Until now, this special attention has tended to coalesce around one of the following three foci: (1) the nature of narrative and its unique capacity to communicate theological truths; (2) literary characterisation as a set of strategies for portraying Jesus as a literary figure (Some of the discussion of literary characterisation in this article reflects claims I develop more fully in Dinkler 2017); and (3) the implications of narrative sequence for readerly meaning-making vis-à-vis Jesus. Let me illustrate each with examples from the secondary literature and from the primary texts of the Synoptic Gospels themselves.

The first kind of narrative Christology emphasises how and why the narrative form is particularly well suited to expressing theological messages. This concerns the nature of narrative itself. Narrative is not just the aesthetic packaging of rational discourse, but a unique form of knowing in and of itself (dubbed by Walter Fisher the ‘Narrative Paradigm’; Fisher 1978). As such, narrative not only reflects, but also structures and interprets, the data of human experience. Accordingly, Wendy Doniger (1998) insists:

Narrative does not receive raw experience and then impose a form upon it … Human experience is inherently narrative; this is our primary way of organizing and giving coherence to our lives. (p. 56)

David Ford’s pithy summary applies: ‘A realistic narrative is both a “finding” and a “fashioning”’ (Ford 1989:196).

Furthermore, if narrative is a form of knowing, and if form itself communicates, then theological truths should not be extracted from their narrative forms and repackaged as theological tenets: ‘Far from falling under some thesis detachable from its illustration, therefore, the narrative structure renders any such detachment an act of violence’ (Sternberg 1985:33). Bringing these insights to bear on the Gospels, Jerry Camery-Hoggatt (1992) rightly observes:

[T]he relationship between the narrative world of the gospels and the ‘historical’ life of Jesus is infinitely complicated by factors inherent in narrativity itself, and it cannot have been otherwise. It is precisely because the gospels stand at a critical remove from brute experience that the significance of Jesus can be elaborated here. (p. 39, [italics original])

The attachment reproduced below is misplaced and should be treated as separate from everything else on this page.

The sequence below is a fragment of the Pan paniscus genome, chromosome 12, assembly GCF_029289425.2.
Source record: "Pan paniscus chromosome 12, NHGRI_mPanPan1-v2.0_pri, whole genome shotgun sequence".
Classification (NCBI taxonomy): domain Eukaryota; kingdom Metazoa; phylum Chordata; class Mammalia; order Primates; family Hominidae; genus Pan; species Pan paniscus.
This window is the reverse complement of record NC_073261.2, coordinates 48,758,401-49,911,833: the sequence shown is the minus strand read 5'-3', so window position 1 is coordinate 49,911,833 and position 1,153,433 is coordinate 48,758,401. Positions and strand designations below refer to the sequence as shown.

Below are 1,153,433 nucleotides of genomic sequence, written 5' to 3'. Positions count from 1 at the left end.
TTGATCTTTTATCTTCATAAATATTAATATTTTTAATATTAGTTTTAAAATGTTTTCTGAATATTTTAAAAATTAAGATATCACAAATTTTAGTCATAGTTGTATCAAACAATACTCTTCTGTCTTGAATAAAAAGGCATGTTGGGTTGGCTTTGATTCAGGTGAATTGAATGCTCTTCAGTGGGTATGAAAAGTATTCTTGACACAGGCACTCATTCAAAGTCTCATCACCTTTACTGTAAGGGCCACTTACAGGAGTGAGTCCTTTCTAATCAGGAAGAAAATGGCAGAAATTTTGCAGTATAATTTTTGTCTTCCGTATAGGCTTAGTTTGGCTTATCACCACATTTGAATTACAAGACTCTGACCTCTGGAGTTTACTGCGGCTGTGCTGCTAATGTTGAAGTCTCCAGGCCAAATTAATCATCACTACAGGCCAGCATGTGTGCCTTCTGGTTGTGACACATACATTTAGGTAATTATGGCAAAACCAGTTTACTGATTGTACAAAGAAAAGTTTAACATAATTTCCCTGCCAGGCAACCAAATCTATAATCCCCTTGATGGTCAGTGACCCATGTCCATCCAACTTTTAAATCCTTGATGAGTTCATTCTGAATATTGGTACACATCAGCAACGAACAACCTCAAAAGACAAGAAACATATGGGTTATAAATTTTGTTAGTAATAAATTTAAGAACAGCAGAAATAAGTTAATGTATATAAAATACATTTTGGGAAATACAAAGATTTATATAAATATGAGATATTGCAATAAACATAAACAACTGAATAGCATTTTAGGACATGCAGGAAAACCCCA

One of the most obvious counter-examples is, of course, non-narrative early Christian accounts about Jesus.4 In saying this, I am not opposing the claims of scholars like Udo Schnelle or Jens Schröter, who rightly insist that sayings sources like the Gospel of Thomas presuppose a narrative framework, and thus can be seen as having a Christology (Schnelle 2009:388; Schröter 1999; 2001). Rather, my point is that narrative significance cannot be expressed in non-narrative terms without inherently changing into a different kind of claim.

Unlike other forms of communication (such as rational discursive argument), narrative allows for a high degree of tension, irony and paradox. For example, Dennis Hamm argues that in the Samaritan Leper story (Lk 17:11–19), the Samaritan – a religious outsider – ironically sees what the religious insiders – the Pharisees – cannot see (i.e. the reality of the Kingdom of God in the person and actions of Jesus). Based on the presupposition that narrative uniquely expresses theological truth, Hamm concludes that this pericope stands as its own narrative Christology in miniature (Hamm 1994). Michael Root makes the same assumption when he argues that the Christian gospel would make no sense in any form other than narrative because only narrative can express the ‘irreducible complexity’ of Christ’s stunning defeat or victory on the cross (Root 1984:161).5

George Aichele also emphasises that narrative allows for a greater degree of paradox and enigma than non-narrative discourse, but he adds the important nuance that not all narratives do so equally. Looking at the structures of the Synoptics comparatively, Aichele contends that Mark’s Gospel, which structurally lacks a proper beginning and end, also has the most mysterious understanding of Jesus; Mark’s Jesus is, paradoxically, the triumphant Messiah and the suffering servant, the utmost authority and the slave of all (on which see Davies 1989 and, more recently, Sweat 2015). In contrast, the Gospels of Matthew and Luke both add infancy narratives and endings to their Markan source, and consequently, both portray Jesus with less ambiguity: ‘The demand for narrative followability’, Aichele avers, ‘increasingly overcomes parabolic paradox’ (Aichele 1989:54–55). In sum, narrative Christology of this sort concentrates on the ways in which narrative form is especially conducive for expressing complicated theological messages, not least regarding the figure of Jesus.

The second prominent line of interpretation in the realm of narrative Christology concerns the Gospels’ depictions of Jesus as a literary figure. Literary characterisation is an enormous area of study in and of itself, in both literary studies and biblical studies; it touches, for example, on questions of identity, narrational strategies and the narrative functions of characters within an unfolding plot – all of which are significant for narrative Christology.6 As noted above, previous approaches to Christology sought to identify Jesus in terms of his ontology, or essence, apart from the narratives in which he is depicted. Yet, as Hans Frei famously argues in The Identity of Jesus Christ, titles and abstract role descriptions are hardly constitutive of personhood (Frei 1997).

In narrative as in life, identity construction is better understood in terms of an individual’s actions and intentions as embodied in and through interactions with others. Tannehill’s (1979) point about Mark’s Jesus applies to the other Synoptics, as well: